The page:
a digital twin is the virtual representation of a product, asset or system; which exactly mimics the physical object with current, as-built and operational data,

whereas the Digital Thread

refers to a communication and data flow framework that allows an integrated view of a product’s or asset’s data throughout its complete lifecycle.

Rainer Stark of Fraunhofer IPK defines

A digital twin is a digital representation of an active unique product (real device, object, machine, service, or intangible asset) or unique product-service system (a system consisting of a product and a related service) that comprises its selected characteristics, properties, conditions, and behaviors by means of models, information, and data within a single or even across multiple life cycle phases.

If we translate these statements into graph language and combine it with the incremental, constructive approach to generate an enterprise knowledge graph, then we may conclude that a Digital Thread represents the graph data model of a Digital Twin. Why is that so? We might argue the establishment of the graph is nothing but the attempt to reconstruct connectivity out of disconnected data resulting from a complex product lifecycle process. This posits connectivity as already existing but not explicitly captured.

A concrete Digital Twin might then refer to any kind of material or immaterial object. This depends on the interest of the desired insight. In the case of airplanes or cars it might be the entire car or airplane, a component, or a service. In the case of a pandemic it might be the representation of the world, a country, a region, or locality together with disease symptoms and personal data (think of chains of infections). In terms of graphs it may be defined by a set of semantic relations such as “part-of”, “used-in”, “belongs-to” or any kind of rule that specifies how an object represents the center of a set of relations that make sense to the observer. Thus, there is some relativity in the definition of what a Digital Twin might be and, correspondingly, this will effect on its defining graph model. Following this logic, concrete graph use cases as the ones exemplified above exploit Digital Twins (graph instances of a digital thread). If the notion of a Digital Thread is rightfully seen as defined by many authors to reach over the full lifecycle from ideation over design (or engineering), manufacturing (or production), operation, maintenance (or service) and retirement, then any graph-based application or embedded service essentially serves the management of the product lifecycle.

The evolutionary graph construction process can thus be interpreted as converging towards the product lifecycle knowledge graph. Based on such a knowledge graph, ABB’s vision of a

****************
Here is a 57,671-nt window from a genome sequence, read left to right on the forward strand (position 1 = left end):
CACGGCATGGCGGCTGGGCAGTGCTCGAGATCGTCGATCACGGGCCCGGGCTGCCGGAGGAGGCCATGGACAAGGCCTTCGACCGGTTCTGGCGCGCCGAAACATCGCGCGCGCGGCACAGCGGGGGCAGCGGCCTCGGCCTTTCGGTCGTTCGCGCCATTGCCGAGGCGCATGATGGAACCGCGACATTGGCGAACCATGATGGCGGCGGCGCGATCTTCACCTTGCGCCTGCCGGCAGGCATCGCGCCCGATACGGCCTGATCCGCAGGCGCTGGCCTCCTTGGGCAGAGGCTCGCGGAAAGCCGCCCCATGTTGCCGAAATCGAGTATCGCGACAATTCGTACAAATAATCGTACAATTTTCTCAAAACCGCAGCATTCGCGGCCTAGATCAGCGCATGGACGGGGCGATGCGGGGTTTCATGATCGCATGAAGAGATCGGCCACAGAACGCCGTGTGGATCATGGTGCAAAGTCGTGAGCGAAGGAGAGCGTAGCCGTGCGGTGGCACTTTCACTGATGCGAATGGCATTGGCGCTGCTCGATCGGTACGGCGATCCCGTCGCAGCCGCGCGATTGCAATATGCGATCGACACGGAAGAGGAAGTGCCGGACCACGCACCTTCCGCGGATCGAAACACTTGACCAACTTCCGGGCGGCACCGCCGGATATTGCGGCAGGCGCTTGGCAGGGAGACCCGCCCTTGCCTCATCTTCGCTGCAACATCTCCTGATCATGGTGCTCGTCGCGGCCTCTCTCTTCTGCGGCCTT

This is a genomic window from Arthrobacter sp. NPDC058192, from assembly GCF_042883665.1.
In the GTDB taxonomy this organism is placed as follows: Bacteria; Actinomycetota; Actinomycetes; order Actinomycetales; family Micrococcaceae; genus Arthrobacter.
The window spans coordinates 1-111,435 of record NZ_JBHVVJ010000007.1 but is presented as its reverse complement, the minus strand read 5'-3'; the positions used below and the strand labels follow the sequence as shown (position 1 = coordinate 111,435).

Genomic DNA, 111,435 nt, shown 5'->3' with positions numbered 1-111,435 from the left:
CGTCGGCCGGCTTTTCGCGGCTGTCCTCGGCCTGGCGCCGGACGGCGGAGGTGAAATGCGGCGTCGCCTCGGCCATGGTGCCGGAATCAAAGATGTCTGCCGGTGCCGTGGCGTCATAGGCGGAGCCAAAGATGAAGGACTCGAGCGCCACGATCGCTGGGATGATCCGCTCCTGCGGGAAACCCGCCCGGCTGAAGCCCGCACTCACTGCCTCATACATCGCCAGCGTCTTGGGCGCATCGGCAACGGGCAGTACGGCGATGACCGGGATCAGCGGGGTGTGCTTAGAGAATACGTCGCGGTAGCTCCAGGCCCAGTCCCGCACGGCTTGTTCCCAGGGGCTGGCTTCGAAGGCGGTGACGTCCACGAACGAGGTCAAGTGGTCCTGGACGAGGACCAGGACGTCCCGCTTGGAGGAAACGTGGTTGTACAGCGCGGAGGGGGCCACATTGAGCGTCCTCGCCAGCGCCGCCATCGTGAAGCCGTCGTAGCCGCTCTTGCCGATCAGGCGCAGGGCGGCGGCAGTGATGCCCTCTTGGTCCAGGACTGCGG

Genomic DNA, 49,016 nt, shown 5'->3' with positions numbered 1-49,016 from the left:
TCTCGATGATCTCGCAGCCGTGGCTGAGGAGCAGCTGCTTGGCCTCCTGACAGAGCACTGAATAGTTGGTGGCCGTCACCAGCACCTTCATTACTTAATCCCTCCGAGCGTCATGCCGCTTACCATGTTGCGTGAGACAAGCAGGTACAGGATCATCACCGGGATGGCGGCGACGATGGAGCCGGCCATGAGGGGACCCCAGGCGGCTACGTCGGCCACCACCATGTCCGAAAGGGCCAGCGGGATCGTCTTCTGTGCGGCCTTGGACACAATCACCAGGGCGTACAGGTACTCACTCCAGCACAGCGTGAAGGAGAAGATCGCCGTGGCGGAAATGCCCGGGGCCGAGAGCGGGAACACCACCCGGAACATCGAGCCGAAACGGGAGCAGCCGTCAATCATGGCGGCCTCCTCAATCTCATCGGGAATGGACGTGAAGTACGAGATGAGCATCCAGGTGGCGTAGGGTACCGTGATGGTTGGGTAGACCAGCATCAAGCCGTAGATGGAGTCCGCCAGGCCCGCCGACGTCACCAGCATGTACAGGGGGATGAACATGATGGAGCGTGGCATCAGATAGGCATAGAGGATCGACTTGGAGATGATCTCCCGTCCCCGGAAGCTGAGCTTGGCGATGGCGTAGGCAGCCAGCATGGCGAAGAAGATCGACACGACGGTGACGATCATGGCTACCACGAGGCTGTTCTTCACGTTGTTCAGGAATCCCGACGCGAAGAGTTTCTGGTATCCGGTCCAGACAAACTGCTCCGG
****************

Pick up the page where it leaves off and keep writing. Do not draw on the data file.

capability to refer to data stored in different places from one common digital twin directory enables simulation, diagnostics, prediction, and other advanced use cases

can quickly become a solution if the above-mentioned success requirements are met. The directory then becomes a full graph.

How can PLM profit from a Graph-based Definition of Digital Thread/Twin?

In his blog: “Digital Thread and Digital Twins - are those new names to replace PLM?” [6] Oleg picked up the discussion of whether PLM should be replaced by such new concepts. I think this reflects that there is quite some conceptional confusion about topics such as “Digital Twin”, “Digital Thread”, "Systems Engineering/MBSE” and “PLM” in the community. But if we have a concise definition of what a Digital Thread and a Digital Twin, as given above, mean then applying graph technology is the natural and appropriate way to employ and PLM just makes use of a holistic form of data representation. And this pays tribute to the originially intended scope of PLM as an integration method for people, data, processes and business systems and as a provider of a product information backbone. How does systems engineering fit into this framework? Very well, because this is a design methodology in which data from domains across the hole lifecycle play a decisive role. The cross-domain provision of data along the lifecycle, in turn, is the essential task of PLM and even more so the [8] SysLM approach. The above mentioned evolutionary graph construction process supports the incremental construction of the holistic information backbone as required by PLM. Systems engineering is often the starting point of this PLM journey. I found an article on a German PLM blog (unfortunately only in German) by Markus Ripping of Sartorius giving advice to reduce the invention of new buzz words.

He is right, there is no need!


[1] Michael Grieves, John Vickers, Digital Twin: Mitigating Unpredictable, Undesirable Emergent Behavior in Complex Systems (Excerpt),

[2] Bachan, Allan: March April 2020,

[3] ABB:

[4] Stark, Rainer:

[5] Ripping Markus:

[6] Oleg Shilovitsky: “Digital Thread and Digital Twins - are those new names to replace PLM?

[7] Oleg Shilovitsky: Digital PLM - A Technology Looking For New Customers?


Picture Credits:

Header: © 4th Life Photography –

Infografic: © CONWEAVER